How­ever, to “en­ter into temp­ta­tion”, as Je­sus termed it (Matthew 26:41), is to en­ter­tain and con­sider the prospect of giv­ing in to sin.

And Calvin places a fo­cus on two cat­e­gories of temp­ta­tions:

Poverty, dis­grace, con­tem­po­rary and af­flic­tions, which tempt us to de­spair, to lose all hope and to be­come an­grily es­tranged from God.

Riches, power, and hon­ours, which tempt us into the sin that we do not need God.

Both pros­per­ity and ad­ver­sity, then, are sore tests, and each one brings its own set of en­tice­ment away from trust­ing in God and to­wards cen­tring our lives on our­selves and on ‘in­or­di­nate de­sires’ for other things.

And which de­sire for ‘other things’, Ge­orge, I would sug­gest, goes to the heart of why #Ni­cholasFran­cis died. As the murderer had this deep de­sire for ‘other peo­ple’s things’, and was quite pre­pared to kill for it. So your pub­lic re­flec­tion and chal­lenge is a timely one in­deed. Which then leads us into: De­liver us from evil Calvin com­bined this phrase with ‘lead us not into temp­ta­tion’ ... but Luther and Au­gus­tine treated it as a sep­a­rate sev­enth pe­ti­tion. And can also be trans­lated “de­liver us from the evil one”; that is, the devil.

Luther writes that this pe­ti­tion is “di­rected against spe­cific evils that em­anate from the devil’s king­dom ... poverty, dis­hon­our, death.” In short, ev­ery­thing that threat­ens our bod­ily wel­fare. Au­gus­tine in­di­cates that while the sixth pe­ti­tion is for pro­tec­tion from the re­main­ing evil in­side us, this sev­enth pe­ti­tion is for pro­tec­tion from evil out­side us, from ma­lig­nant forces in the world, es­pe­cially our en­e­mies who wish to do us harm.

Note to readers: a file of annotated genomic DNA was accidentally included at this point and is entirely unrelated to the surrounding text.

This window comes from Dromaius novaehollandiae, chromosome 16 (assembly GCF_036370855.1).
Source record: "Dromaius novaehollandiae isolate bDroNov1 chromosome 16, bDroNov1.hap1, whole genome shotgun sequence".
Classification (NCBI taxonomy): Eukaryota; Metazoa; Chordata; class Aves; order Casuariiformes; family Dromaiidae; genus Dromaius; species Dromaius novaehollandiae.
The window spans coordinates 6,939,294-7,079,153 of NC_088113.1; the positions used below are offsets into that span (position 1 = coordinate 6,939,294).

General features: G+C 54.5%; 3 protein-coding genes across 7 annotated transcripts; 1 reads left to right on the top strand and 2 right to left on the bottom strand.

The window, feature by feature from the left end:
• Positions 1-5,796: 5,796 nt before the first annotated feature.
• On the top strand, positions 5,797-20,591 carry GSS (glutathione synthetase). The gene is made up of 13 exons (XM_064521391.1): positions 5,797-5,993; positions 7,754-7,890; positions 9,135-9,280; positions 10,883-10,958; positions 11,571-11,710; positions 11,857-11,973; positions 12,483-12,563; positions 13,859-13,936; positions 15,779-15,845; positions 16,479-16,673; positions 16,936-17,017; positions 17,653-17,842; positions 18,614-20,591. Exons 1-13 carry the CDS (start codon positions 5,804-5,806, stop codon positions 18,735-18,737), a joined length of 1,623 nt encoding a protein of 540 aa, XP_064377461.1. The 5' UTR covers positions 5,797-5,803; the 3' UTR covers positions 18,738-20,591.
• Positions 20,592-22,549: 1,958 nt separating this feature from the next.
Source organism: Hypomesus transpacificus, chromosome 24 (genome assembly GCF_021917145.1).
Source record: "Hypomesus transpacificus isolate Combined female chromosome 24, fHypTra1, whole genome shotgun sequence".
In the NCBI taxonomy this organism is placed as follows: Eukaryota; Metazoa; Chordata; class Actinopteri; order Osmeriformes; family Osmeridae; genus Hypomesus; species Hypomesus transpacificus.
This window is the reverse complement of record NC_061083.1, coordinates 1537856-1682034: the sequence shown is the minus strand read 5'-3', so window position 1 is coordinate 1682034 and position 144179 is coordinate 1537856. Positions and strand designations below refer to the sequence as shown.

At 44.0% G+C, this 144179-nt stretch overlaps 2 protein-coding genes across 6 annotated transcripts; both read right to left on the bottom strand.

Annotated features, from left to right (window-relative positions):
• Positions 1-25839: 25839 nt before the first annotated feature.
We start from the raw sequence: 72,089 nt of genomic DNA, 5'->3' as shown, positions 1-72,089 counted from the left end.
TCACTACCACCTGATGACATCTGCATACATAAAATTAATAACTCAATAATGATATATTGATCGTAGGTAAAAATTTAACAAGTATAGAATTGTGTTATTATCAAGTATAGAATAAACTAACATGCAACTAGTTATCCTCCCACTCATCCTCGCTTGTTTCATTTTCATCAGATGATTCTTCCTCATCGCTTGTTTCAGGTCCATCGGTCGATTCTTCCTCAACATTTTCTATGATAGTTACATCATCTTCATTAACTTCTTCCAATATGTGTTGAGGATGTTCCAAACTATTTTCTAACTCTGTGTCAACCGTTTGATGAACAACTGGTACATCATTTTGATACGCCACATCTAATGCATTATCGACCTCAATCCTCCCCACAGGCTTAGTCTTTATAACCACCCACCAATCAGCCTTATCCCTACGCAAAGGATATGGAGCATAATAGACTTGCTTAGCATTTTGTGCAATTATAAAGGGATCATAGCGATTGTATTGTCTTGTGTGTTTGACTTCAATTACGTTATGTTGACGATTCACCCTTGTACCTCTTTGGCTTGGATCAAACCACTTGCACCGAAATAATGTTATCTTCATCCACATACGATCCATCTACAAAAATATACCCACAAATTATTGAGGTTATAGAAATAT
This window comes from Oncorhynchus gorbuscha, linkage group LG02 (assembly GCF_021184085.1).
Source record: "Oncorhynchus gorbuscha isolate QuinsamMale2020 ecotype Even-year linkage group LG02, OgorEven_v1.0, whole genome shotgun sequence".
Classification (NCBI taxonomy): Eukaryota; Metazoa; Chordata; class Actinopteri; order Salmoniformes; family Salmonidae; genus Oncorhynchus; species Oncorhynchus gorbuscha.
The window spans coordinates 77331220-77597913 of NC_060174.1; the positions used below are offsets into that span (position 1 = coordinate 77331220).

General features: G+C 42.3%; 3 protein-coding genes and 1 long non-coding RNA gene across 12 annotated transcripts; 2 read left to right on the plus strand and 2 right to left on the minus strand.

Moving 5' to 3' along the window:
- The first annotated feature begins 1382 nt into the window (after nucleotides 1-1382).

So, to you, Ge­orge, et al, all who may have had sim­i­lar reser­va­tions

about the logic and the­o­log­i­cal cor­rect­ness of this as­pect of the Lord’s Prayer, I of­fer two thoughts:

1. Keller re­veals in his New York Times best-sell­ing book, The Rea­son for God, that his church grew to a now 5,000-strong con­gre­ga­tion, in part, be­cause af­ter church, he spent time lis­ten­ing to, and an­swer­ing, ques­tions from folks with en­quir­ing minds like yours, and es­pe­cially the scep­ti­cal minds of others.

2. As a na­tion, we all need to be­gin to pray this as­pect, and all others, of our Lord’s Prayer, with con­vic­tion and with an ex­pec­ta­tion of an an­swer.

For yes­ter­day, it was Ja­maica Col­lege’s #Ni­cholasFran­cis, but to­day, it was stu­dents from Haile Se­lassie and Cam­per­down. And God alone knows where will the evil spread to­mor­row and the next day. For evil abounds, both within and with­out.

That’s what the Bi­ble teaches. The same book that gave us, in­ter alia, the Lord’s Prayer.

And that’s why Christ died – to de­feat evil, and grant new and un­end­ing life to those who seek and trust and be­lieve in His free gift of sal­va­tion. Which is what, in the broad­est sense of the word, Ja­maica and, in­deed, our neigh­bours to the north need. Des­per­ately!